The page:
Last Wednesday I got to see a wonderful performance of A Chorus Line at the Ahmanson Theatre, which was definitely a culturally enlightening experience for me. A Chorus Line ended up being one of those things which is packed full of things that have been referenced in pop culture, and finally seeing it allowed me to contextualize all of those references.
As a dancer, and someone who (like most of us) entertained a few stage fantasies as a child, I very much enjoyed the portrait of the young wannabes in search of a chance to share the spotlight. At first, knowing that no intermission was going to come to break up the narrative, I was unsure about what story would unfold over the course of the show. It seems simple enough of a setup: some of the dancers will get a part, and some won't. But as the musical numbers unfold, it becomes an exploration of the personality traits which unite dancers across talent levels and backgrounds.
"At the Ballet" and "Hello 12, Hello 13, Hello Love," in particular, were the two songs which I felt really dug into the passionate emptiness of the dancers. That isn't to say that I feel that all dancers are beset with body image problems and daddy issues, but that most dancers have experienced the healing qualities of dancing and performing. What unfurls as a real-time representation of a crowded Broadway tryout is packed with the thoughts and feelings of the dancers, sometimes masked by their on-stage personae, as they vacillate between opening up to the choreographer about themselves and expressing their inner monologues to the audience.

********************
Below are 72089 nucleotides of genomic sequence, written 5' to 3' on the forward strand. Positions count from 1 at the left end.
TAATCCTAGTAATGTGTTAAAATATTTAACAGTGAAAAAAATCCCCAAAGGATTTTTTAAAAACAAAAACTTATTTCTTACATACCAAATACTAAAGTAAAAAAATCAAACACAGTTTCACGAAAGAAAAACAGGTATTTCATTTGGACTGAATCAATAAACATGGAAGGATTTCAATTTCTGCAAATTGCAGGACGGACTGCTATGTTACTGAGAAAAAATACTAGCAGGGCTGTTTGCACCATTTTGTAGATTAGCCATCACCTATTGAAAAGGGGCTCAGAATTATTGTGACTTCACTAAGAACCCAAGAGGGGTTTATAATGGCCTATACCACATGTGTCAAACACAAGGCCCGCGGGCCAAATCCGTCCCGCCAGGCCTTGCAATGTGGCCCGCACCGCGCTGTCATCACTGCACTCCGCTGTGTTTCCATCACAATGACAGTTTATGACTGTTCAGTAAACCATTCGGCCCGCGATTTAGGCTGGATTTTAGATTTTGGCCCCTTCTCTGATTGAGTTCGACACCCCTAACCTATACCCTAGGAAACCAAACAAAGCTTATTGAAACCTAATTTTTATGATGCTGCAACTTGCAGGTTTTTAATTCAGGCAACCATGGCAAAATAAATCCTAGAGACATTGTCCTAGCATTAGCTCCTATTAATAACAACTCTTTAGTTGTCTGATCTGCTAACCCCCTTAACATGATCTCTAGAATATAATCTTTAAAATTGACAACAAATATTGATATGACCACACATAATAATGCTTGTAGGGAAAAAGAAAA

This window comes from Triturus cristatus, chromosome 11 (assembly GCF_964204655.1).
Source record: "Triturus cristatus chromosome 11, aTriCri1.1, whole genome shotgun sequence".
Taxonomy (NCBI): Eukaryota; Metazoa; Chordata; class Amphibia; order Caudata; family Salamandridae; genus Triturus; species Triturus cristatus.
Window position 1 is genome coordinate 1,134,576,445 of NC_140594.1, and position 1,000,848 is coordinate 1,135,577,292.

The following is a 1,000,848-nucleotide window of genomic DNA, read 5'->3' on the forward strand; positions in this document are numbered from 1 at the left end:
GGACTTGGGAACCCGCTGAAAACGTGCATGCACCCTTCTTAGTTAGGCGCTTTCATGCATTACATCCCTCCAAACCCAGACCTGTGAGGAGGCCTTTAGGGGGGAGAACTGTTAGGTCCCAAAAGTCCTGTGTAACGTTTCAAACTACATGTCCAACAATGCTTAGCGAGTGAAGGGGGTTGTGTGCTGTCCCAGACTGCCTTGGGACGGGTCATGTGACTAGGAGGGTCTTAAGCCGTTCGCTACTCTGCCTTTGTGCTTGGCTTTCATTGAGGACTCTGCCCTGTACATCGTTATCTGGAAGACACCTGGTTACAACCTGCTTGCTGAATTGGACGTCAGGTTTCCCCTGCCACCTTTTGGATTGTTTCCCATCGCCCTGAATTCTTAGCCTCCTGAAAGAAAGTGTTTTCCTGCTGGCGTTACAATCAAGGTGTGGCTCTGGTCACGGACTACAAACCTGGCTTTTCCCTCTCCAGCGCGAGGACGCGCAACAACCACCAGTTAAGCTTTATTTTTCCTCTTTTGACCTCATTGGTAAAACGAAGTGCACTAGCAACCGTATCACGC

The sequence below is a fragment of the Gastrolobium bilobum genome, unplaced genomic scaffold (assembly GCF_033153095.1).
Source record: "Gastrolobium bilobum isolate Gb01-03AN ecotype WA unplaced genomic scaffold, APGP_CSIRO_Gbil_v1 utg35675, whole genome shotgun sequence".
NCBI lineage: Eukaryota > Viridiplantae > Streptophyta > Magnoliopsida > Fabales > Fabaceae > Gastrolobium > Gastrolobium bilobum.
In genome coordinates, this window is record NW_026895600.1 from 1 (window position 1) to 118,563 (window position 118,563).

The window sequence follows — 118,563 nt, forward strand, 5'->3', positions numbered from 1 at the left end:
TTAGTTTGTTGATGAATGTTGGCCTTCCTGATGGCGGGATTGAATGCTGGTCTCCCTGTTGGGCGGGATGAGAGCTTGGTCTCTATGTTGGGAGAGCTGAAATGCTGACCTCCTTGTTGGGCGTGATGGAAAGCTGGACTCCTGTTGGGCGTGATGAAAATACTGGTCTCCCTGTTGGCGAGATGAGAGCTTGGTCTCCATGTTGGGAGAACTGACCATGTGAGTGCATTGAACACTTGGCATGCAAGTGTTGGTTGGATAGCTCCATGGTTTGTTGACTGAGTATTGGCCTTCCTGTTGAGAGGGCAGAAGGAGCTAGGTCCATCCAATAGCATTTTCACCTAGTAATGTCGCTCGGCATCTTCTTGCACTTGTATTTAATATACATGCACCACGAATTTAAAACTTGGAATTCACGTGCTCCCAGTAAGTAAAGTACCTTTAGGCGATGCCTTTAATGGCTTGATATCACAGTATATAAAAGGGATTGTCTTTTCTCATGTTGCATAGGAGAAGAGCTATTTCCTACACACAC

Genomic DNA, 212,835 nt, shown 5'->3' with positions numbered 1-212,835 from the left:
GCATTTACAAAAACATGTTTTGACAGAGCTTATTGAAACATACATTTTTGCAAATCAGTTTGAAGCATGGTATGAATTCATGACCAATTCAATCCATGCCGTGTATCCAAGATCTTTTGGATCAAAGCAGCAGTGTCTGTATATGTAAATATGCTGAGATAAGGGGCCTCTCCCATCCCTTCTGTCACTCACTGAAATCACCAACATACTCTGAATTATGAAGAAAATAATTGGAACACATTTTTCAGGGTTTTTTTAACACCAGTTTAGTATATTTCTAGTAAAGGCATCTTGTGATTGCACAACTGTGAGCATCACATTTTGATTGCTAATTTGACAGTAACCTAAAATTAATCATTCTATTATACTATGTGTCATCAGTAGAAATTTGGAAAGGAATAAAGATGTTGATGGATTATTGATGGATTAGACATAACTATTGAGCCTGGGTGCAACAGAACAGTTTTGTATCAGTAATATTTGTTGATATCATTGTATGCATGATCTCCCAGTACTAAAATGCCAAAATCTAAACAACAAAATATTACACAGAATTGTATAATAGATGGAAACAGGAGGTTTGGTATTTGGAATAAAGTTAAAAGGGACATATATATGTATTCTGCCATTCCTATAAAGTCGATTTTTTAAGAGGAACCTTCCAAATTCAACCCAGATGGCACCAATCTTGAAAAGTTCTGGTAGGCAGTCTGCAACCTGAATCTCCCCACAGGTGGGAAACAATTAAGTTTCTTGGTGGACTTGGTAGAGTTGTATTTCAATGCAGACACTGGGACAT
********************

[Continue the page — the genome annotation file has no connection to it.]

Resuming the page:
There were some numbers which definitely felt dated in the mid-1970s style of the original, which has definitely been a conscious choice made by the directors of every iteration of the musical since then, and by the second hour, the lack of an intermission was certainly having an impact on audience attention span. Though Cassie and Paul are both very interesting characters, their soliloquies contributed to a slump in the second half. Spreading out the highly energetic medleys and very amusing numbers like "Dance Ten, Looks Three," would have kept the feel of the musical more even, I think. However, by the glittering finale of "One (Reprise)," there is so much onstage to look at and be impressed by that I left the theatre with a definite spring in my step.
A Chorus Line will be at the Ahmanson Theatre in Los Angeles through July 6.